New Zealand Classic Car - - FEATURE -

Here is what I know for sure about the Shelby. I pur­chased the car from Rankin Ford in my home town of Lon­don, On­tario in late 1967. I traded a 1967 Fire­bird that I had only owned three months. Rankin Ford had two in stock. The other one (a red 427) was bought by Scott Wil­son, a well-known drag car racer. When I was work­ing for the Lon­don­free

Press [lo­cal news­pa­per] in the ad­ver­tis­ing depart­ment, Chip Com­stock — who owned Com­pe­ti­tion Mo­tors in Lon­don — was a client of mine. He ac­quired the Alfa Romeo Deal­er­ship in 1969, and I went to see him. Be­ing a young car guy, I was anx­ious to see my first Alfa in per­son. As a good sales­per­son, he tried to sell me one. But I was an Amer­i­can mus­cle car guy. In or­der to serve him bet­ter in his ad­ver­tis­ing, he of­fered me a test drive. Af­ter I brought this great lit­tle car back to him, I told him how im­pressed I was with it: I wasn’t in­ter­ested, but I knew my new wife would re­ally like it. I was pretty star­tled when he told me to take it for the week­end. I gave him my own­er­ship for the Shelby as col­lat­eral. He told me this was cus­tom­ary pro­ce­dure. He ‘jok­ingly’ said as I was leav­ing: “I al­ready have a buyer for your car”. I said back: “Yeah, I bet you have,” and thought no more of his com­ment. When I brought the Alfa back and asked him for my car, he said it was sold. At first I thought he was jok­ing, but he be­came very ag­i­tated (he was a lo­cal tough guy) and as­sured me [that] the car was gone and I owned the Alfa. I was stunned, but had to go to work. I was told by my boss that in fact, I legally had a right to get my car back. When I ap­proached Chip the next day, he told me [that] the buyer was an English­man and he al­ready had shipped it. I didn’t know that I had any re­course. I was only 22 years old and very stupid. That is how I ended up own­ing the Alfa. I never signed over the own­er­ship, and as far as I know, no one else ever had ever reg­is­tered the Shelby un­til around 2008, af­ter the On­tario Pro­vin­cial Po­lice [OPP] con­tacted me to tell me the car had been found in a barn in On­tario, and that I was the reg­is­tered owner. I was pretty ex­cited, but the of­fi­cer told me that it would some time be­fore the theft was re­solved, and that I should wait to hear fur­ther from them. I never heard from them again. Af­ter not hear­ing back af­ter about a year (my wife told me to be pa­tient and not pester the po­lice) I called the depart­ment to get an up­date. They would not give me any answers, or con­nect me with the of­fi­cer in charge, un­less I could give them the se­rial num­ber of the car, which of course I didn’t have. I wish now that I had known about the Shelby Reg­istry. I even emailed head of­fice of the OPP, but didn’t get a re­sponse. I tried go­ing to the pro­vin­cial records ar­chives to search the ti­tle, but they only go back eight years. I tried the in­sur­ance com­pany that held the pol­icy on the car, but they had since ceased op­er­a­tion. I gave up un­til 2010, when it came up in con­ver­sa­tion at the golf course … [and] a re­tired po­lice of­fi­cer of­fered to help. I gave him all the de­tails, left on my win­ter hol­i­day, and he guar­an­teed [that] he would have the car in my laneway by the time I got home. When I got in touch af­ter my re­turn, he said [that] he had lo­cated the car and was in touch by email with the of­fi­cer who was on the case, and that he knew per­son­ally. He said he was told the car was still in the barn. We tried sev­eral times to get the lo­ca­tion, but the of­fi­cer told us that the in­ves­ti­ga­tion was still on­go­ing. Af­ter another pe­riod of time passed, my of­fi­cer friend got im­pa­tient and asked if we could see it or just have the se­rial num­ber so [that] I could get a new ti­tle for the car. The next story we were told is that the barn was ac­tu­ally an api­ary, and that the bees were too ac­tive this time of year. We told him we could ar­range for pro­tec­tive suits from a friend, but he still balked. This back and forth went on for months, with the po­lice telling me the in­ves­ti­ga­tion was on­go­ing. Ac­tu­ally, I now know that the ti­tle had al­ready been in Scaife’s name since Fe­bru­ary of 2010. How he got the se­rial num­ber to do this, I don’t know. Why the po­lice kept stalling me, I don’t know. I fi­nally started le­gal proceedings in late 2013, which took a pe­riod of time and too much money. Then the car was sold in 2014, then went to the States in 2015. That is when I gave up. I cer­tainly har­bour no grudge against sub­se­quent own­ers, in­clud­ing your­self. As a mat­ter of fact, just the op­po­site. I am a 71-year-old work­ing artist, and no longer have the time or re­sources to do what you are do­ing for the Shelby. I am de­lighted it has fallen into re­spect­ful hands. I wish you well with your project, and would be ex­cited to have the odd up­date on the progress if you are so in­clined, and can take the time.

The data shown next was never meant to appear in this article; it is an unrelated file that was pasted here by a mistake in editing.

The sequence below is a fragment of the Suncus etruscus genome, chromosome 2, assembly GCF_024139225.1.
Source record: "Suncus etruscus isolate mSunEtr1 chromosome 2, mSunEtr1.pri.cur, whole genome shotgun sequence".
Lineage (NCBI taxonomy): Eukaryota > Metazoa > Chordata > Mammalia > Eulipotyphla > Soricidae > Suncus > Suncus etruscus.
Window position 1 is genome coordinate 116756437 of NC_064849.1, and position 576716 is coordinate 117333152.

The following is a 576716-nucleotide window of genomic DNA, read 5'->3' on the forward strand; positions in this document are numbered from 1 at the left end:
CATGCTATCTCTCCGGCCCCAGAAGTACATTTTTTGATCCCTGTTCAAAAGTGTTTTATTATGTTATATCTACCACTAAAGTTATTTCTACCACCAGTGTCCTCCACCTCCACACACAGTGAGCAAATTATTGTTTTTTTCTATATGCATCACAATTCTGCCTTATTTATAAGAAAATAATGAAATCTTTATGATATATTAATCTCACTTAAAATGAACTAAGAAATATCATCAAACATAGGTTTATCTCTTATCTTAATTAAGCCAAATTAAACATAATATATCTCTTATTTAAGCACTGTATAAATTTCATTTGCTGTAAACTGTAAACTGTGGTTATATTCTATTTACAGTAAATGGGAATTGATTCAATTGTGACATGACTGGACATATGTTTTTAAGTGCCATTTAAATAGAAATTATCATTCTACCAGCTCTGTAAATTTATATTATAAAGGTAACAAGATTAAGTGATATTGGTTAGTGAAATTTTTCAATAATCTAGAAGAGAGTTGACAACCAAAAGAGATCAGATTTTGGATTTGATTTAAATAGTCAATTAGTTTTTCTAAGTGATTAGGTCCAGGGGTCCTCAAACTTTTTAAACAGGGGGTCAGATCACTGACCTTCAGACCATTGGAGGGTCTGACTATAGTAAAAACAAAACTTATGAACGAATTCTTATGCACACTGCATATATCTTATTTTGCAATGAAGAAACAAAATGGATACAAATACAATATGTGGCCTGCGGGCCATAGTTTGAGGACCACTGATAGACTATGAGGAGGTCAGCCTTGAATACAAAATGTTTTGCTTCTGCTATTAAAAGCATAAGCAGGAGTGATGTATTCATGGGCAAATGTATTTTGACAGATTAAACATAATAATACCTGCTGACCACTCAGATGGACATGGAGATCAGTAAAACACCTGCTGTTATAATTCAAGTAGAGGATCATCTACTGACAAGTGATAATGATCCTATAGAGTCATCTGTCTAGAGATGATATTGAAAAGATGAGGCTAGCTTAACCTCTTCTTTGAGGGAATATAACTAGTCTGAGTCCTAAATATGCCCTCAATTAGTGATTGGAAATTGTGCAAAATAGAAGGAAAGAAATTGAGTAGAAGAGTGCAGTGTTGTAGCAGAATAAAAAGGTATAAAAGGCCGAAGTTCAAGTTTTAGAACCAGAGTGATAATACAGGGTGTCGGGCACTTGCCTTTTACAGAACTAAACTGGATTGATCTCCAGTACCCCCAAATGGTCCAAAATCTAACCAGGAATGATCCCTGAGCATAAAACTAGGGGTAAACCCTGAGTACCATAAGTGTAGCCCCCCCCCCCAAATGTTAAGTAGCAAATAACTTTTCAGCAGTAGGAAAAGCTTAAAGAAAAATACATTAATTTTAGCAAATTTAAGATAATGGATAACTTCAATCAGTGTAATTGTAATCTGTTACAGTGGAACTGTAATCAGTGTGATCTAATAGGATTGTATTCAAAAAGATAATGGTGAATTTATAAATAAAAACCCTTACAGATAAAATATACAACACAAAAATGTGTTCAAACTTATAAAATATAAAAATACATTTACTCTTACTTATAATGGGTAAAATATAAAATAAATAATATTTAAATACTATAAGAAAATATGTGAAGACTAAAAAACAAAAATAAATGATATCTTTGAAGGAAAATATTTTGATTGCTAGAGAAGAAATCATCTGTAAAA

Newspapers in English

Newspapers from Australia

© PressReader. All rights reserved.